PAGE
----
HomeMoviesReview: 'Challengers' Doesn't Waste a Single Moment

Review: ‘Challengers’ Doesn’t Waste a Single Moment

(L to R) Mike Faist as Art, Zendaya as Tashi and Josh O'Connor as Patrick in CHALLENGERS, directed by Luca Guadagnino, a Metro Goldwyn Mayer Pictures film.
Credit: Metro Goldwyn Mayer Pictures © 2023 Metro-Goldwyn-Mayer Pictures Inc. All Rights Reserved.

Luca Guadagnino’s tennis-centered romance Challenger is a film you’re meant to spend every second with your eyes glued to the screen. Challengers is filled with action and drama, which all add something to the overall plot: two besties becoming enemies over a girl and tennis, — with the film’s focus more so on the girl, Tashi Donaldson (Zendaya).

There isn’t a moment wasted in the film. Every second matters from the erotic scenes of the three talking about tennis to the energetic tempo of them playing tennis. Nothing is too slow or fast or doesn’t contribute to the goal of the main characters.

If you’re not familiar with tennis and are concerned about understanding what match our leads Art (Mike Faist) and Patrick (Josh O’Connor) are in, Challengers solves this problem by displaying which match they’re in with bright red letters. This helps the film’s pacing, so each match doesn’t feel repetitive, and the matches can be used to explore the growing hatred between Art and Patrick as the Challenger Tournament continues — an ideal way to have each match add pressure.

Tashi, the character who has all the power over Art and Patrick, is the stand-out in the film. Zendaya  conveys what she is thinking, feeling, and wanting to say just through her facial expressions. The audience can feel the pain and anger she goes through. When Tashi faces her career-ending injury, the viewer can see everything racing through the character’s mind without a word ever being said. And if murder weren’t a crime, the facial expression Zendaya uses for Tashi shows her anger ready to be unleashed could kill.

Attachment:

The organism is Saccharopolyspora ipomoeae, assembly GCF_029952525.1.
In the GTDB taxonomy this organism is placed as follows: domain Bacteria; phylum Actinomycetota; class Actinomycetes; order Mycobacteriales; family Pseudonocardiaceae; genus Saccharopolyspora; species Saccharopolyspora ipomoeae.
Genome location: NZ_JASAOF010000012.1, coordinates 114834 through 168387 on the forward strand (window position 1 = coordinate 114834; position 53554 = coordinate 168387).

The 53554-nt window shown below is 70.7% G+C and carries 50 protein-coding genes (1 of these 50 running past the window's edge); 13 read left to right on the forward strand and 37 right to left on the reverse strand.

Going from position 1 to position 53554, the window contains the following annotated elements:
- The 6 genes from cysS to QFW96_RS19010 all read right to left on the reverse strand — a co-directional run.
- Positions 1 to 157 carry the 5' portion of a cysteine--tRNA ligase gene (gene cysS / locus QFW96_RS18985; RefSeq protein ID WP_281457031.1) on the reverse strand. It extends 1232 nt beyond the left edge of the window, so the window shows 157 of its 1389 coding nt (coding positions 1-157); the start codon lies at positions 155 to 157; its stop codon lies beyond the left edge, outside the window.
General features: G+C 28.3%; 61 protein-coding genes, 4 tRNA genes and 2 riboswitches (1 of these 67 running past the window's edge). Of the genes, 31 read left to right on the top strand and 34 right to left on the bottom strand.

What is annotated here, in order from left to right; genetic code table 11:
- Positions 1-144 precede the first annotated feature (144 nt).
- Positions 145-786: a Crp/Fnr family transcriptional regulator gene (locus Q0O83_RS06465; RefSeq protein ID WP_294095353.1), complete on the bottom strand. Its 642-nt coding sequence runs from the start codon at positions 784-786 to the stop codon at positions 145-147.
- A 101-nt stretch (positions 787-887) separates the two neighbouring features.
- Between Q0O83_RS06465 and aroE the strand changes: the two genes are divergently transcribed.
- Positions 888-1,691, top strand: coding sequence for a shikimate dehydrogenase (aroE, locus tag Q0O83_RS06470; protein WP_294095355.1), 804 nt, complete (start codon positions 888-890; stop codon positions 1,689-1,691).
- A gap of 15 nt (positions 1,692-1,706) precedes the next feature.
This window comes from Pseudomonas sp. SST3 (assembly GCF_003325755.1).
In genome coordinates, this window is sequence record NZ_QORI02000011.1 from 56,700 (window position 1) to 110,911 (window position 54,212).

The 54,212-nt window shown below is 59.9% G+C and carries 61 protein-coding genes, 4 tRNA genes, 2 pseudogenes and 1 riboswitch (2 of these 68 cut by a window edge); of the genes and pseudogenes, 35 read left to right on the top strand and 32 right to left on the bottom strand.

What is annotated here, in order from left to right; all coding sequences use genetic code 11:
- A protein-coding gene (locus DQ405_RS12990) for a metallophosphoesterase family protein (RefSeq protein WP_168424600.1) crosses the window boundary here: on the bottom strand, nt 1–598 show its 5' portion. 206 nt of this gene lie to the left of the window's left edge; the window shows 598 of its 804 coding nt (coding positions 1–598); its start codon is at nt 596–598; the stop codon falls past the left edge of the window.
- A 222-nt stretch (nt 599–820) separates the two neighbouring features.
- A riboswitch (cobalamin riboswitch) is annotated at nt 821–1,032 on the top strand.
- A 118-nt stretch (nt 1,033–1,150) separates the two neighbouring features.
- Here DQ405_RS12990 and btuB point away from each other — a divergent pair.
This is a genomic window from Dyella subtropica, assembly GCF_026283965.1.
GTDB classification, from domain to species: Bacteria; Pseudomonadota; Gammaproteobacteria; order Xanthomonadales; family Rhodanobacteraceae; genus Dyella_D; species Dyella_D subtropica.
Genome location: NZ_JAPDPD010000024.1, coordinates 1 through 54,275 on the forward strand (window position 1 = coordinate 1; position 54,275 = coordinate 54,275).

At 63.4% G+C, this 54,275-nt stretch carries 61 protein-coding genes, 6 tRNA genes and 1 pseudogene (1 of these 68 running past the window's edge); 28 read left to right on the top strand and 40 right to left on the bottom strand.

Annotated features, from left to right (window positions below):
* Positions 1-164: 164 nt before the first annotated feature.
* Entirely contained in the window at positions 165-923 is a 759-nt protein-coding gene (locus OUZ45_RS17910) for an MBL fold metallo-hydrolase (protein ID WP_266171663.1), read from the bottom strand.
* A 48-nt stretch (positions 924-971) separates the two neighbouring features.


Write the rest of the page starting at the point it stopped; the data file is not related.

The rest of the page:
The way Guadagnino and his team made it possible for Zendaya, Faist, and O’Connor to appear older when the film takes place in the present compared to the past, which is 13 years before the Challenger Tournament, is incredible. Every few years that go by, their appearances change. It’s easy for viewers to tell if the scene is during the New Rochelle tournament or before because the hair, makeup and the way each character acts changes from young and naive to full of revenge and desire. The constant jumps from the present to the past and how each character got to where they are is masterfully crafted, where each time the past reveals something new, the present reacts to it.

One aspect of the film’s time jumps that connects them is cinematography. The close-ups of Art and Patrick showcasing how sweaty they are from the game only further solidify their dedication to the sport or, more importantly, their dedication to Tashi. Challengers takes viewers into the point of view of the tennis ball hit between the characters, which further shows how the characters need to be quick on their feet and how intense they must be in order to stay on top. Yet, there’s one beautiful shot that allows for there to be a step back from the high-stakes tournament, when the camera is under the court and the viewer can see a slower version of the match from another angle. This brings the focus of the game away from the love triangle of Art, Patrick, and Tashi to the tennis itself just for a moment.

With these electric scenes comes a soundtrack that only intensifies the stakes. When any of them are on the tennis court, Trent Reznor and Atticus Ross’ score makes everything else going on in the film fade and only the moments on the court matter. The soundtrack makes the matches fun but filled with anticipation for how it’ll all play out.

However, Challengers‘ uncertain ending feels abrupt after how slowly the matches unfold, yet it does end at the perfect moment. The film doesn’t spoon-feed viewers. Rather, it delicately paces pivotal moments and always connects them to the overall plot. It is always more than just a tennis match between Art and Patrick, it’s a fight to see who the more dominant male is in relation to Tashi, even as she controls the outcome.

Challengers is now playing in theaters.



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